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by Ron Davis

Introduction

This guide demonstrates how to adjust camera settings.

Knowing your camera and its settings is key to capturing the essence of your image and/or documentation. Your goal should be to capture images that can be taken directly from the camera and put into a guide, without any post-processing involved.

Even though that is extremely difficult, sometimes impossible, a simple overview of the most basic camera functions often makes all the difference.

  1. Shutter speed, f-stop, and ISO all affect how well the final image is exposed.
    • Shutter speed, f-stop, and ISO all affect how well the final image is exposed.

    • They are also interrelated: decreasing the f-stop value or increasing ISO allows for a faster shutter speed. You want to adjust these settings — depending on the light you have available — in order to obtain the best possible image.

    • Beware of the Blurries! Generally speaking, one should not shoot a hand-held image with a shutter speed slower than 1/40 of a second. A grainy (high-ISO) image is much more usable than one that is blurry.

    • Now, let's explore each of these camera functions individually.

  2. Adjusting the shutter speed allows more or less light to expose the image. In these example images, ISO and f-stop settings remained constant, but shutter speed was adjusted as follows: Image 1: 1/200 second shutter speed Image 2: 1/60 second shutter speed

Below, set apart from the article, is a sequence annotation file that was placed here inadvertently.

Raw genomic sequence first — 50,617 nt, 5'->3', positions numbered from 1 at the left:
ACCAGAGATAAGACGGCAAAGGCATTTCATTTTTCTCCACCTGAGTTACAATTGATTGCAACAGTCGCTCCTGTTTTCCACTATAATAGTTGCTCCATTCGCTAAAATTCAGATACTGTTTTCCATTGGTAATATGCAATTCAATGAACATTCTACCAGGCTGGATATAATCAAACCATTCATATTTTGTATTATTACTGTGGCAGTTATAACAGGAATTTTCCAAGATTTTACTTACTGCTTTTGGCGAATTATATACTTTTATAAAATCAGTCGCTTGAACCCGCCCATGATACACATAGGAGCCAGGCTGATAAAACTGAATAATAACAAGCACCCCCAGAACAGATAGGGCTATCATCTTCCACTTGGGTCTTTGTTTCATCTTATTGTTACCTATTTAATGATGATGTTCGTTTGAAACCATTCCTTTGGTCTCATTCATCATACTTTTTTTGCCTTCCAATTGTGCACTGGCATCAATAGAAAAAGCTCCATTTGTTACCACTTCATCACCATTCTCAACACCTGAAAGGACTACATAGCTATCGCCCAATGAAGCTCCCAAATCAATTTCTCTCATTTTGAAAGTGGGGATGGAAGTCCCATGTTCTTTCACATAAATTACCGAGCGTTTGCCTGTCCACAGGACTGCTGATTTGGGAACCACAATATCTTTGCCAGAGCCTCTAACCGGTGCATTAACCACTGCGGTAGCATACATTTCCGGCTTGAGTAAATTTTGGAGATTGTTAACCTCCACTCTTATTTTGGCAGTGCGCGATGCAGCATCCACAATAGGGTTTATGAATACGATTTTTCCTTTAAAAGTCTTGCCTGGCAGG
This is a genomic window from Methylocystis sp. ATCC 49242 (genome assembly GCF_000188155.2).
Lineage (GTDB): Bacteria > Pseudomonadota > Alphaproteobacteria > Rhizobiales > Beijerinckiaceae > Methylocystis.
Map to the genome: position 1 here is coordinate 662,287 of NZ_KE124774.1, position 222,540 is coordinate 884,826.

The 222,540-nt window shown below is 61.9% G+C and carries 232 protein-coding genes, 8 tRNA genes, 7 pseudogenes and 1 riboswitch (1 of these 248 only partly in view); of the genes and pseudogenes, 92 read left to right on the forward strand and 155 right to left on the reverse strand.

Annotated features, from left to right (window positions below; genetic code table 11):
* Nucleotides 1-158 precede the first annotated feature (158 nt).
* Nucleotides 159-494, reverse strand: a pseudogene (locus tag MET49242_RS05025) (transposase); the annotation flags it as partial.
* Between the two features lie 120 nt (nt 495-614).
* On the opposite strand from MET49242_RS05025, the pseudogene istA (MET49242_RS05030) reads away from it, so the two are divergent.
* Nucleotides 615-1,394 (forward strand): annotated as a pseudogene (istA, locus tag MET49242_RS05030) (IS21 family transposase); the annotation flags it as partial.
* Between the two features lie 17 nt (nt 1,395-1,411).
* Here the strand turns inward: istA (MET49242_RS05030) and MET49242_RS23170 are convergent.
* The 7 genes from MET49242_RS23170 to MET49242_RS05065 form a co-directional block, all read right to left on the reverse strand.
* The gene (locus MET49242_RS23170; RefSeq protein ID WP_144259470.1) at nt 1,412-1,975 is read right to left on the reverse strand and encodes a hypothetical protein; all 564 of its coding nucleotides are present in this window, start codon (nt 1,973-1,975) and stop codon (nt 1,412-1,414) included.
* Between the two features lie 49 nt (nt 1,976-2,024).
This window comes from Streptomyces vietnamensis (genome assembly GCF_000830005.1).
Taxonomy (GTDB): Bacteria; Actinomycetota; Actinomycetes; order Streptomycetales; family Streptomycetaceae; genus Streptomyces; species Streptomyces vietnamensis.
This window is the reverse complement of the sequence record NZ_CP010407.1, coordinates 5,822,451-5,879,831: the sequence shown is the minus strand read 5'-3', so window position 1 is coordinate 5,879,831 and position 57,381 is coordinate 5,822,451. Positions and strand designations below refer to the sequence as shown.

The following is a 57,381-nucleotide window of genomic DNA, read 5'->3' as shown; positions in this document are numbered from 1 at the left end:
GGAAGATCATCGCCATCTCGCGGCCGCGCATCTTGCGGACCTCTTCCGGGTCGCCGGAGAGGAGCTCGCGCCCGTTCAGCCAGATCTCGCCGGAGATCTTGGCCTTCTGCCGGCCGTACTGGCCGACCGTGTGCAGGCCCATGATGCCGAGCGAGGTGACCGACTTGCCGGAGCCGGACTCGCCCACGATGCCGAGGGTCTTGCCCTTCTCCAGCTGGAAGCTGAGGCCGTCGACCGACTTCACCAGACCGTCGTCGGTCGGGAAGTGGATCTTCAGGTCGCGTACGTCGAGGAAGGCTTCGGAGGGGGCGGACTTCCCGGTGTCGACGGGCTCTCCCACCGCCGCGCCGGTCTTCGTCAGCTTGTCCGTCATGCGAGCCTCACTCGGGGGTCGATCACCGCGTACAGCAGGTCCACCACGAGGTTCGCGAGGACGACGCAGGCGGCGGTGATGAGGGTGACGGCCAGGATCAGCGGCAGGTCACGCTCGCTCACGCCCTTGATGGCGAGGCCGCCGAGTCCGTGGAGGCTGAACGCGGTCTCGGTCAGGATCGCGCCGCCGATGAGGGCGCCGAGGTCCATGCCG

• Adjusting the shutter speed allows more or less light to expose the image. In these example images, ISO and f-stop settings remained constant, but shutter speed was adjusted as follows:

    • Image 1: 1/200 second shutter speed

    • Image 2: 1/60 second shutter speed

    • Image 3: 1/10 second shutter speed

    • The slower the shutter speed, the more light is allowed into the camera.

    • However, the slower the shutter speed, the higher the chance that the image will be blurry.

    • All of these photos were taken with a tripod and remote-fire software, so blurriness was minimized during slower exposures.

  3. Every camera lens has a multi-bladed diaphragm called the aperture. The aperture opens to different diameters to permit more or less light into the camera. A measure of that diameter is called the "f-stop." Here is a quick rundown on what the f-stop setting on your camera will do to your photos. Image 1: f-stop of 3.2. Notice how the Canon camera in the background is out of focus. Image 2: f-stop of 8. The Canon camera is now more in focus, as are parts of the ruler.
    • Every camera lens has a multi-bladed diaphragm called the aperture. The aperture opens to different diameters to permit more or less light into the camera. A measure of that diameter is called the "f-stop." Here is a quick rundown on what the f-stop setting on your camera will do to your photos.

    • Image 1: f-stop of 3.2. Notice how the Canon camera in the background is out of focus.

    • Image 2: f-stop of 8. The Canon camera is now more in focus, as are parts of the ruler.

    • Image 3: f-stop of 16. The Canon camera is now mostly in focus.

    • So why not shoot at f/16 all the time?